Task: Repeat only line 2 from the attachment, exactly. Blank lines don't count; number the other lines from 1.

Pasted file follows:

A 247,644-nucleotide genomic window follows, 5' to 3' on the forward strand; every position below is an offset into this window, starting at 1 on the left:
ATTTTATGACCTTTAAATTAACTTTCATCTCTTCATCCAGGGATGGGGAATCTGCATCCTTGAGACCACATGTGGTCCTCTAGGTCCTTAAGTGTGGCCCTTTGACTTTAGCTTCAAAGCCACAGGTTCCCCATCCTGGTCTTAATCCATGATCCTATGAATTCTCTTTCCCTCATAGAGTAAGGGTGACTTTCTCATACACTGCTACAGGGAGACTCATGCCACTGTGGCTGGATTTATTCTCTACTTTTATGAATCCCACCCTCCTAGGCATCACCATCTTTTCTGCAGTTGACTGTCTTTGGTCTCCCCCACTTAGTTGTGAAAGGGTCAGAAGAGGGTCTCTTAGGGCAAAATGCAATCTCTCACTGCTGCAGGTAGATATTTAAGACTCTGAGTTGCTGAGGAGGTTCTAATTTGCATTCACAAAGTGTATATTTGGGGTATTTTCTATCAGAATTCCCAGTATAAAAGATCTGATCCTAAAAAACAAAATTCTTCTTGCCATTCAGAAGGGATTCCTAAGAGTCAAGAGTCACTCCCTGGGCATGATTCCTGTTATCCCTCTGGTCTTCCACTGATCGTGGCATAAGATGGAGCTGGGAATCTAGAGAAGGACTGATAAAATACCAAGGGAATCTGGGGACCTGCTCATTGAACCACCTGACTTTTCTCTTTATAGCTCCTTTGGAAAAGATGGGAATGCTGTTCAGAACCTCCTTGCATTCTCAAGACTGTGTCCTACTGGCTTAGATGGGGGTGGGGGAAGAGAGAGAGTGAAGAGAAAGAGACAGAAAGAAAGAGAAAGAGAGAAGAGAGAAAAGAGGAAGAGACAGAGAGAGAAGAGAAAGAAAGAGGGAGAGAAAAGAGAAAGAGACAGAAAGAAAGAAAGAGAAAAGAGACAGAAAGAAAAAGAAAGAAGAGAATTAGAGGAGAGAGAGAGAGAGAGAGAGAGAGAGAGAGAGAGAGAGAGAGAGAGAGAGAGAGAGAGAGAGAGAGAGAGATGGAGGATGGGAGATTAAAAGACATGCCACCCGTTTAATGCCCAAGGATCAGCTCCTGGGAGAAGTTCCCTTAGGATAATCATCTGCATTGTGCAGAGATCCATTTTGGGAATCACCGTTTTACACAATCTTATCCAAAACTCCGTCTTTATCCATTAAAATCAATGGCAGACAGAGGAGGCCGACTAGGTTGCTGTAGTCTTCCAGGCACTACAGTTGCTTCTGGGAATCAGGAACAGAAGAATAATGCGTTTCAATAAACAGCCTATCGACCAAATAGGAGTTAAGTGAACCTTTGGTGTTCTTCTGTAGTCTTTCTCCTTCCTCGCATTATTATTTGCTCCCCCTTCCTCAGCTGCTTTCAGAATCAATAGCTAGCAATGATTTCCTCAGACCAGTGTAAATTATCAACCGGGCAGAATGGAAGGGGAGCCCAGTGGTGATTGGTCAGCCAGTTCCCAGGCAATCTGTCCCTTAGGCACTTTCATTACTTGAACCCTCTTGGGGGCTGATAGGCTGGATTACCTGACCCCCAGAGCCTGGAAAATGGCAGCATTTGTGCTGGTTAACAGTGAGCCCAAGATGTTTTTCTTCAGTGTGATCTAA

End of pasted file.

ATTTTATGACCTTTAAATTAACTTTCATCTCTTCATCCAGGGATGGGGAATCTGCATCCTTGAGACCACATGTGGTCCTCTAGGTCCTTAAGTGTGGCCCTTTGACTTTAGCTTCAAAGCCACAGGTTCCCCATCCTGGTCTTAATCCATGATCCTATGAATTCTCTTTCCCTCATAGAGTAAGGGTGACTTTCTCATACACTGCTACAGGGAGACTCATGCCACTGTGGCTGGATTTATTCTCTACTTTTATGAATCCCACCCTCCTAGGCATCACCATCTTTTCTGCAGTTGACTGTCTTTGGTCTCCCCCACTTAGTTGTGAAAGGGTCAGAAGAGGGTCTCTTAGGGCAAAATGCAATCTCTCACTGCTGCAGGTAGATATTTAAGACTCTGAGTTGCTGAGGAGGTTCTAATTTGCATTCACAAAGTGTATATTTGGGGTATTTTCTATCAGAATTCCCAGTATAAAAGATCTGATCCTAAAAAACAAAATTCTTCTTGCCATTCAGAAGGGATTCCTAAGAGTCAAGAGTCACTCCCTGGGCATGATTCCTGTTATCCCTCTGGTCTTCCACTGATCGTGGCATAAGATGGAGCTGGGAATCTAGAGAAGGACTGATAAAATACCAAGGGAATCTGGGGACCTGCTCATTGAACCACCTGACTTTTCTCTTTATAGCTCCTTTGGAAAAGATGGGAATGCTGTTCAGAACCTCCTTGCATTCTCAAGACTGTGTCCTACTGGCTTAGATGGGGGTGGGGGAAGAGAGAGAGTGAAGAGAAAGAGACAGAAAGAAAGAGAAAGAGAGAAGAGAGAAAAGAGGAAGAGACAGAGAGAGAAGAGAAAGAAAGAGGGAGAGAAAAGAGAAAGAGACAGAAAGAAAGAAAGAGAAAAGAGACAGAAAGAAAAAGAAAGAAGAGAATTAGAGGAGAGAGAGAGAGAGAGAGAGAGAGAGAGAGAGAGAGAGAGAGAGAGAGAGAGAGAGAGAGAGAGAGAGAGATGGAGGATGGGAGATTAAAAGACATGCCACCCGTTTAATGCCCAAGGATCAGCTCCTGGGAGAAGTTCCCTTAGGATAATCATCTGCATTGTGCAGAGATCCATTTTGGGAATCACCGTTTTACACAATCTTATCCAAAACTCCGTCTTTATCCATTAAAATCAATGGCAGACAGAGGAGGCCGACTAGGTTGCTGTAGTCTTCCAGGCACTACAGTTGCTTCTGGGAATCAGGAACAGAAGAATAATGCGTTTCAATAAACAGCCTATCGACCAAATAGGAGTTAAGTGAACCTTTGGTGTTCTTCTGTAGTCTTTCTCCTTCCTCGCATTATTATTTGCTCCCCCTTCCTCAGCTGCTTTCAGAATCAATAGCTAGCAATGATTTCCTCAGACCAGTGTAAATTATCAACCGGGCAGAATGGAAGGGGAGCCCAGTGGTGATTGGTCAGCCAGTTCCCAGGCAATCTGTCCCTTAGGCACTTTCATTACTTGAACCCTCTTGGGGGCTGATAGGCTGGATTACCTGACCCCCAGAGCCTGGAAAATGGCAGCATTTGTGCTGGTTAACAGTGAGCCCAAGATGTTTTTCTTCAGTGTGATCTAA